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On Dates with Men, Nice Girls Finish First

Young Couple on the Beach
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Men really do prefer "nice gals," but men have more leeway when it comes to attracting women, a new study finds.  

Men are sexually attracted to women who show an interest in them or who are responsive during a date, the study found. On the flip side, women are not sexually interested in the responsive men they meet for the first time, the research also discovered.

"We wanted to understand the reasons for these gender differences," said the study's lead researcher, Gurit Birnbaum, an associate professor of psychology at the Interdisciplinary Center (IDC) Herzliya in Israel. "What makes a responsive woman sexually attractive, and what makes a responsive man less sexually attractive?"

Responsiveness is crucial to any successful relationship. Sexual desire thrives on intimacy, and being responsive is one of the best ways to instill this elusive sensation over time, Birnbaum wrote in an email to Live Science. [6 Scientific Tips for a Successful Marriage]

But men and women perceive responsiveness differently when they first meet, the study found. Men who perceive women to be interested in them rated the women as more feminine and sexually attractive. They also showed more interest in having long-term relationships with the responsive women than with the nonresponsive women.

"This is one of the most exciting articles I've ever seen on the topic of initial romantic attraction," said Eli Finkel, a professor of psychology at Northwestern University in Evanston, Illinois, who was not involved in the study. 

The researchers conducted three experiments to examine why men prefer responsive women. In each, between 80 and 161 undergraduate students talked with a student of the opposite gender, either in person or over Internet chats. The students described a difficult experience, such as failing an exam, and the other listened and responded.

At the end of each experiment, the students rated their partners on scales such as responsiveness, attractiveness and masculinity or femininity.

Gender-based stereotypes may play a role in the men's preference for responsive women, Birnbaum said. During a first date, people tend to rely on gender stereotypes for how they think a person should act. Men may find women more attractive if they fit the female stereotype of showing care and concern, she added.

Or, men may think that responsive women are sexually interested in them. This may explain why men rate these "nice" women as more attractive and feminine, Birnbaum said.

"I didn't know until this [journal] article that men perceive responsive women not only as feminine, but also as sexually arousing," Finkel told Live Science in an email. "I could have imagined a different set of results in which men found such women feminine, but then viewed them as dainty or less sexually desirable. Birnbaum and colleagues showed that the opposite is true."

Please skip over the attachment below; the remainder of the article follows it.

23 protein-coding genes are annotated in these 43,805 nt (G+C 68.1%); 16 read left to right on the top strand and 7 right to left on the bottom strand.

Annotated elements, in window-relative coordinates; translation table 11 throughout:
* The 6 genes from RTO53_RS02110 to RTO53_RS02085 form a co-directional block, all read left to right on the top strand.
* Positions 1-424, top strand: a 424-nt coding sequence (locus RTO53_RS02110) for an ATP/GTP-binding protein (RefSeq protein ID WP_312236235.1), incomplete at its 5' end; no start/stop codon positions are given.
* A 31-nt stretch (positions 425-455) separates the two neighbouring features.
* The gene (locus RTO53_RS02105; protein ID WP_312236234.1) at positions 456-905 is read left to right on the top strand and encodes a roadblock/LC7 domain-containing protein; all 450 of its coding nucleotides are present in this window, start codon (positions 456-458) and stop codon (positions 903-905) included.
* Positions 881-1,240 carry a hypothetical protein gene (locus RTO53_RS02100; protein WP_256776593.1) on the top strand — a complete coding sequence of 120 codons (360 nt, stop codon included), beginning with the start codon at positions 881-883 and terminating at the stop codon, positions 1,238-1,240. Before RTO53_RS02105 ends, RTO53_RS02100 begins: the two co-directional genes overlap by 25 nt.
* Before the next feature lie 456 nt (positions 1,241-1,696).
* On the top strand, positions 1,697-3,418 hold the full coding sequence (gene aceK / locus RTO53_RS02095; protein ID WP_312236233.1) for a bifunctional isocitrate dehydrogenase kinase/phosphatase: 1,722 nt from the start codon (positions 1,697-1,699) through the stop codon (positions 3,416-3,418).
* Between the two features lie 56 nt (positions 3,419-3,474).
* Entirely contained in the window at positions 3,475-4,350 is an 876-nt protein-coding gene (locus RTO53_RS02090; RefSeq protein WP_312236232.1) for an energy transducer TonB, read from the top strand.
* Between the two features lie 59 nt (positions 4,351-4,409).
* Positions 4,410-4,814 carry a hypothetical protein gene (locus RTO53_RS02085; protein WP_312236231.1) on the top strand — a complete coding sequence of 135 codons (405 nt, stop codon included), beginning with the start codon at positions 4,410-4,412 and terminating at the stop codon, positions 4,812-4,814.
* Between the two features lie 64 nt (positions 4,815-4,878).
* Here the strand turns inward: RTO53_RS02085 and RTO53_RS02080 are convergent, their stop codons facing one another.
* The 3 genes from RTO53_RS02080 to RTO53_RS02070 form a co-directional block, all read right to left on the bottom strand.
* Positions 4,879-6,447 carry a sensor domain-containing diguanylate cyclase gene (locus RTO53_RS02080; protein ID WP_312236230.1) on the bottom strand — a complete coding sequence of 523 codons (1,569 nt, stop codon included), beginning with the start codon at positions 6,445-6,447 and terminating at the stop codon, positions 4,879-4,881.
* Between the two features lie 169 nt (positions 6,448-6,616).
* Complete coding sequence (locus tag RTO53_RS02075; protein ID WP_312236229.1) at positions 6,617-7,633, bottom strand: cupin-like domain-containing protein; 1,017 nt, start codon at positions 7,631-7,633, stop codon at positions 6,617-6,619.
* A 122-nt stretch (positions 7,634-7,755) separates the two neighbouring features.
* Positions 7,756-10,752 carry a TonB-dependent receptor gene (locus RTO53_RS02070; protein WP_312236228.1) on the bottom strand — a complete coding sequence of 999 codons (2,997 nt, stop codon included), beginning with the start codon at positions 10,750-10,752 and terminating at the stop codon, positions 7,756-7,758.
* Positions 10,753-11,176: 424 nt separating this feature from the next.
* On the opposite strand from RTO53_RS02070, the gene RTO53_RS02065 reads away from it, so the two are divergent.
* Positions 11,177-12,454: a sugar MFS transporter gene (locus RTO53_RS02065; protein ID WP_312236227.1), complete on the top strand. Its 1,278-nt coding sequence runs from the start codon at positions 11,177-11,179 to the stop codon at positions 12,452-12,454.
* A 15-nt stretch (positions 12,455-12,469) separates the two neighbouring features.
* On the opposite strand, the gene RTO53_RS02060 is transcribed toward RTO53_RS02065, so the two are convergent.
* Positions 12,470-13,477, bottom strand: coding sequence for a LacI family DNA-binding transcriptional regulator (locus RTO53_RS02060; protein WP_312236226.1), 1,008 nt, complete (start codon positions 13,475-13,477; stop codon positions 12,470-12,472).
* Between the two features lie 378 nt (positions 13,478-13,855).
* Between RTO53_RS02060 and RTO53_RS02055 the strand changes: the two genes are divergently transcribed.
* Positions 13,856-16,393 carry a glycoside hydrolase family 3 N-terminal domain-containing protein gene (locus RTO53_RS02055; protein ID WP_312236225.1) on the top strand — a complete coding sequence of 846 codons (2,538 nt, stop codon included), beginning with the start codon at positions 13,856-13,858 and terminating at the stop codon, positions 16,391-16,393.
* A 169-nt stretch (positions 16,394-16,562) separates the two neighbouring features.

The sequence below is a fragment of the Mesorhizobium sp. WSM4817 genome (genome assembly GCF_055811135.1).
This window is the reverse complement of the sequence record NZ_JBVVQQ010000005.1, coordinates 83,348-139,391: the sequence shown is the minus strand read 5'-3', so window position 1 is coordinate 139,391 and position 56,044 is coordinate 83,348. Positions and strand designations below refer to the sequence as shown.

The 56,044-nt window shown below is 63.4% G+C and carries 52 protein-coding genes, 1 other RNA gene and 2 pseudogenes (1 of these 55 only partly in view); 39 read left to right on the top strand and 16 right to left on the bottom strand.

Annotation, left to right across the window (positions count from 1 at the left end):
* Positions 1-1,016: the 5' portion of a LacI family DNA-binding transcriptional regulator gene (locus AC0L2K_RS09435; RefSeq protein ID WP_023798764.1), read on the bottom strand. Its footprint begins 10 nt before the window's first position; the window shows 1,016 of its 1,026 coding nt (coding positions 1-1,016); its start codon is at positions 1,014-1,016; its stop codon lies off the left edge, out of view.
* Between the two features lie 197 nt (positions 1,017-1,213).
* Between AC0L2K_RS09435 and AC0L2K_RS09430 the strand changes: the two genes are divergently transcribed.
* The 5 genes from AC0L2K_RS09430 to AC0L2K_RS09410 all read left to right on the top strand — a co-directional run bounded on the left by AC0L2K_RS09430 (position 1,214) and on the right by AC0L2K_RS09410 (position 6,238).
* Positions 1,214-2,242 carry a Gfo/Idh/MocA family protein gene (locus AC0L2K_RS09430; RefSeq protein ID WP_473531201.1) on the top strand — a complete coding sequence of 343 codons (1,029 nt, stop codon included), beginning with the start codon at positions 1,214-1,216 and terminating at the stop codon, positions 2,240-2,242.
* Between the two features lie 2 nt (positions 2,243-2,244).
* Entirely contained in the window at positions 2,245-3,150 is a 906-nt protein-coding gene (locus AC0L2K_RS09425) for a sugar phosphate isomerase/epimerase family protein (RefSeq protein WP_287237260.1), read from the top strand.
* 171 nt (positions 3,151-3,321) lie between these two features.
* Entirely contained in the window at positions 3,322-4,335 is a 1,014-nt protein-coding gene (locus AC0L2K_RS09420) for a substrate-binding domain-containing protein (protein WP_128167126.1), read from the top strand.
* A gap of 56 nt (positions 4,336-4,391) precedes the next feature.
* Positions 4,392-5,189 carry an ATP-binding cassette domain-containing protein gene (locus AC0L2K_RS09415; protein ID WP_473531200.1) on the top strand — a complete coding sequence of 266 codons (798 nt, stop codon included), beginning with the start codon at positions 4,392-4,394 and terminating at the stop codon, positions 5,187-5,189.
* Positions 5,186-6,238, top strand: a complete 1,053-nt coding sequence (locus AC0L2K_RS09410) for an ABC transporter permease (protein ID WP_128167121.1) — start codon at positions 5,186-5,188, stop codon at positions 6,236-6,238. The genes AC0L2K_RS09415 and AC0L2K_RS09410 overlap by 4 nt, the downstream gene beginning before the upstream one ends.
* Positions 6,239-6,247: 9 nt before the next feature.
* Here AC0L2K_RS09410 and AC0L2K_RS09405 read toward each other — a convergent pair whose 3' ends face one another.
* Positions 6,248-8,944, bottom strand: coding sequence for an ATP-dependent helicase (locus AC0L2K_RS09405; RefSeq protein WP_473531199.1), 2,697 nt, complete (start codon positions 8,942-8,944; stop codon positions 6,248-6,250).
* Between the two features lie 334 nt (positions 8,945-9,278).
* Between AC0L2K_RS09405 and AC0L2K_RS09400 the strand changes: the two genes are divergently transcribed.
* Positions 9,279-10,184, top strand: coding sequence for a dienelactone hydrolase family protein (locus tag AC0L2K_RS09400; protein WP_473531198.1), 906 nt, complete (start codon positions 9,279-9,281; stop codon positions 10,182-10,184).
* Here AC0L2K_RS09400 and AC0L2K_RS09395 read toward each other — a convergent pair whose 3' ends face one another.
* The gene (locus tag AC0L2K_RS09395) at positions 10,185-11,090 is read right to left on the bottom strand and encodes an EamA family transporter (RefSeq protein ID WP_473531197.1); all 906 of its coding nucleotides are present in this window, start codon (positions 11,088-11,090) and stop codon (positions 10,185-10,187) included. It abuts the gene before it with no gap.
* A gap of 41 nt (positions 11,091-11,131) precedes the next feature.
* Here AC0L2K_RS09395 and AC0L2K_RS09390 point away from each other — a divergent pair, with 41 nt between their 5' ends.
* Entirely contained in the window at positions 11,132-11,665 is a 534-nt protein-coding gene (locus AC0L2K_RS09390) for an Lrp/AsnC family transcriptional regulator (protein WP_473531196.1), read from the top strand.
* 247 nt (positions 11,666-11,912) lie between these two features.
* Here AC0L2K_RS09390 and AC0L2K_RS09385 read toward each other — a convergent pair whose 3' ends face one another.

In contrast to the men, the women in the study did not rate the responsive men as more attractive or masculine than the nonresponsive men — a finding that surprised experts.

"The story isn't that nice guys finish last. It's that nice gals finish first (relative to less nice girls) — and guys have greater latitude," Finkel wrote. "That is, guys can be appealing in a way that's nice or in a way that's not especially nice. It seems that gals don't seem to have that luxury — they have to be nice to be appealing."

The study did not reveal why women are not sexually interested in responsive men on the first date, but Birnbaum offered several ideas.

Women are typically more cautious daters than men are, and may be skeptical of a responsive man, Birnbaum said. Or, she added, women may think the men are trying too hard to win their affection and get them into bed.

Or, women may see responsive men as eager to please, or even desperate, Birnbaum said. Perhaps, the researchers noted, women may view a responsive man as vulnerable and less dominant.

"Regardless of the reasons, perhaps men should slow down, if their goal is to instill sexual desire," Birnbaum said.

The study was published today (July 25) in the journal Personality and Social Psychology Bulletin.

Follow Laura Geggel on Twitter @LauraGeggel and Google+. Follow Live Science @livescience, Facebook & Google+. Original article on Live Science.

Laura is the archaeology/history and Life's Little Mysteries editor at Live Science. She also reports on general science, including archaeology and paleontology. Her work has appeared in The New York Times, Scholastic, Popular Science and Spectrum, a site on autism research. She has won multiple awards from the Society of Professional Journalists and the Washington Newspaper Publishers Association for her reporting at a weekly newspaper near Seattle. Laura holds a bachelor's degree in English literature and psychology from Washington University in St. Louis and a master's degree in science writing from NYU.